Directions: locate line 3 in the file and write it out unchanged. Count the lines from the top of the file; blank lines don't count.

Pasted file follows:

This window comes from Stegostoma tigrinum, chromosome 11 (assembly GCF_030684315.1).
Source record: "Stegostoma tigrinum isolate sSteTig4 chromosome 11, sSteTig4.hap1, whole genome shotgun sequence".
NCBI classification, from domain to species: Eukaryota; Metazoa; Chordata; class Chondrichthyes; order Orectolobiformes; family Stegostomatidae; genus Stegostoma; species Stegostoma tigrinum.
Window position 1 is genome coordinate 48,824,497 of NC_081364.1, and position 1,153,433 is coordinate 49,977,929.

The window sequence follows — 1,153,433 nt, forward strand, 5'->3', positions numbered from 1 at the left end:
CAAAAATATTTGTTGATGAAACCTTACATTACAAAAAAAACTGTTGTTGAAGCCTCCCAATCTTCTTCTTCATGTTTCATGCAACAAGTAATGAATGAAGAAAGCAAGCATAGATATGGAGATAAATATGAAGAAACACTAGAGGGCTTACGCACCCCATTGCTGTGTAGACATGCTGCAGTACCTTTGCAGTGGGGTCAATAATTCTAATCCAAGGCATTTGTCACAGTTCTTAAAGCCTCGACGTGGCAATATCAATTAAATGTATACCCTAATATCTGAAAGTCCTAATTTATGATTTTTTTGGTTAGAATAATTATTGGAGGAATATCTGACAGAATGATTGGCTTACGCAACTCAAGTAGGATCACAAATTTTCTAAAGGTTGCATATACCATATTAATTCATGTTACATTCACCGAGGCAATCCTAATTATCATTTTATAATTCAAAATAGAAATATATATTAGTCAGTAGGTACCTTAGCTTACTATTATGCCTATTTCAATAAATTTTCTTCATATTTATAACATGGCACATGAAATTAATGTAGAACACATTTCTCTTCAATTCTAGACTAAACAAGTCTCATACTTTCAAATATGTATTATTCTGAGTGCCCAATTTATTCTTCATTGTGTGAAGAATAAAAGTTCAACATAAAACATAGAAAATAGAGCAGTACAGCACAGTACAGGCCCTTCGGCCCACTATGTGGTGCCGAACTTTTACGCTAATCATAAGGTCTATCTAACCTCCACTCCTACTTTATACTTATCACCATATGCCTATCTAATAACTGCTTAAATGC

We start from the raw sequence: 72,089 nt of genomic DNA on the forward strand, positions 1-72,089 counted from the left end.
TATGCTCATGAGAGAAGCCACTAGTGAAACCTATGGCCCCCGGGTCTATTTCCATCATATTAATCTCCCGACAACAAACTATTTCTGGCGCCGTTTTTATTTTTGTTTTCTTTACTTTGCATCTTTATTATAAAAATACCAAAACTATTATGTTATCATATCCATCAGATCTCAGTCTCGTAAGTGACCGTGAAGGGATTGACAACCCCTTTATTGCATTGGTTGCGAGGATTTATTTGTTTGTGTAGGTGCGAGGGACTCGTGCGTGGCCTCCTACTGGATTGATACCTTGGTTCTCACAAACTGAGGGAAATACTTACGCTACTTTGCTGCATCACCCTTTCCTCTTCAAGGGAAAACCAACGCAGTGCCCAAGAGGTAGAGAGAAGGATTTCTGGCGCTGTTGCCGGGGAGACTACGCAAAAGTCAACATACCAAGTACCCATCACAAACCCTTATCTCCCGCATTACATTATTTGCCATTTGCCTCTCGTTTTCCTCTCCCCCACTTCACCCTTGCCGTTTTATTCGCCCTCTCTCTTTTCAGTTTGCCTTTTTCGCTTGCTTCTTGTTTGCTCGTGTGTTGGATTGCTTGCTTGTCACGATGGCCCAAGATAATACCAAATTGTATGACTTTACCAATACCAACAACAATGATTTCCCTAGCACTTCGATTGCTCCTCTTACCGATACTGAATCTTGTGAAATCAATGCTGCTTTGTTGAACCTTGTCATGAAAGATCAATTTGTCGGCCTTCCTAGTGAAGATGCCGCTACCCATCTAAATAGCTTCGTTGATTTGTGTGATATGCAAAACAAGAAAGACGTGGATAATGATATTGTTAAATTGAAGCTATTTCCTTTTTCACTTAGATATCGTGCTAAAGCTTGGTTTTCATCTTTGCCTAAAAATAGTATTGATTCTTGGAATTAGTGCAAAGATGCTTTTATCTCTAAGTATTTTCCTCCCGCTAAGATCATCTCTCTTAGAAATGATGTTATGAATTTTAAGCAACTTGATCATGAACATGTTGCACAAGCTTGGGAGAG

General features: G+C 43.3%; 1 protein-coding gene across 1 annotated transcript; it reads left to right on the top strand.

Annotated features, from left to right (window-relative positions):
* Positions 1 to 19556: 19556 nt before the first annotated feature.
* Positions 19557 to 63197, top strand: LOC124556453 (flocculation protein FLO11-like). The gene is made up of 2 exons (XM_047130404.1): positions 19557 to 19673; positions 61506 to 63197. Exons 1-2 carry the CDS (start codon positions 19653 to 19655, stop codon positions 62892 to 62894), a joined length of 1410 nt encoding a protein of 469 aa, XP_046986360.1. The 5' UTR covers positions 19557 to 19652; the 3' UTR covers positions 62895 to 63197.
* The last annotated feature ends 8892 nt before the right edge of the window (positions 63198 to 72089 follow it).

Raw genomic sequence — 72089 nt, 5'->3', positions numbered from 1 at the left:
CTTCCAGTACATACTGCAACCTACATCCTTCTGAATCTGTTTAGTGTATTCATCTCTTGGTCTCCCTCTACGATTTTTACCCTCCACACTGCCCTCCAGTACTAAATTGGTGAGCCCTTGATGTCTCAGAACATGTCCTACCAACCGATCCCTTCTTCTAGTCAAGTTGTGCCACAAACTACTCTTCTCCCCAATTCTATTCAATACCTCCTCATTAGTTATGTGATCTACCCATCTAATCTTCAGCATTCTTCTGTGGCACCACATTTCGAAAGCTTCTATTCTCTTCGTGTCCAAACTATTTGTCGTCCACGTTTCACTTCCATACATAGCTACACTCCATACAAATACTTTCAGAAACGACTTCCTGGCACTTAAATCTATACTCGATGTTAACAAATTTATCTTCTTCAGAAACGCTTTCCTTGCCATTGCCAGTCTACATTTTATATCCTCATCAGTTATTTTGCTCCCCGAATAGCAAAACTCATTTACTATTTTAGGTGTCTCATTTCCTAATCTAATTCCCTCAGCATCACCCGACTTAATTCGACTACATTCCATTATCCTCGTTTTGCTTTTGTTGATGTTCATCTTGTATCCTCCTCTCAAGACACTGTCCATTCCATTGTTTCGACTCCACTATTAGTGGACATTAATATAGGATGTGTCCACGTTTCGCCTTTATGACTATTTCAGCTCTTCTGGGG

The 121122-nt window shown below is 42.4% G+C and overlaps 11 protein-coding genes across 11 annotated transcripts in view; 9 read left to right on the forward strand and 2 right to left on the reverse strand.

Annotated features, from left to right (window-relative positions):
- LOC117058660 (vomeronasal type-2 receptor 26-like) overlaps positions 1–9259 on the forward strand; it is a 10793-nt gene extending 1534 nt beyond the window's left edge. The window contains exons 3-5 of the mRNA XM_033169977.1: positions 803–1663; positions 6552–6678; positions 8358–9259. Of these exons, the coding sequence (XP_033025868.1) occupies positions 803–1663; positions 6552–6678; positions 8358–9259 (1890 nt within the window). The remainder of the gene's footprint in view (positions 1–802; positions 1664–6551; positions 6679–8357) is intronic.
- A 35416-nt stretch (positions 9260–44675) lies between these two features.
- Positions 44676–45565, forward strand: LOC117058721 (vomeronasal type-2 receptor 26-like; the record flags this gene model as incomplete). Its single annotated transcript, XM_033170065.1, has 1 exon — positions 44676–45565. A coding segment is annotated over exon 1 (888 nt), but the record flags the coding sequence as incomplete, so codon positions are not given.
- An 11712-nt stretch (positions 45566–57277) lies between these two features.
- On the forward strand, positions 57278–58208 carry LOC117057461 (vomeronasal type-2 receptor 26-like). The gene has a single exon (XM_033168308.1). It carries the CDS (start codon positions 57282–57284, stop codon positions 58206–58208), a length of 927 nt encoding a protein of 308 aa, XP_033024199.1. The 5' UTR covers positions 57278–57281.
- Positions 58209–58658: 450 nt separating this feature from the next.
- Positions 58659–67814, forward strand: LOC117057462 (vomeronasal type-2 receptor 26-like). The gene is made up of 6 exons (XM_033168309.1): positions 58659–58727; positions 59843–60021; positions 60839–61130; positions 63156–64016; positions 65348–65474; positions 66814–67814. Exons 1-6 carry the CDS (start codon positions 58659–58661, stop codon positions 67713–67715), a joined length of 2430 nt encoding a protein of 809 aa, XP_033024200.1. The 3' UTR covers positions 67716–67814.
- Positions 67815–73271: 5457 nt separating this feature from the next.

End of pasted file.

NCBI classification, from domain to species: Eukaryota; Metazoa; Chordata; class Chondrichthyes; order Orectolobiformes; family Stegostomatidae; genus Stegostoma; species Stegostoma tigrinum.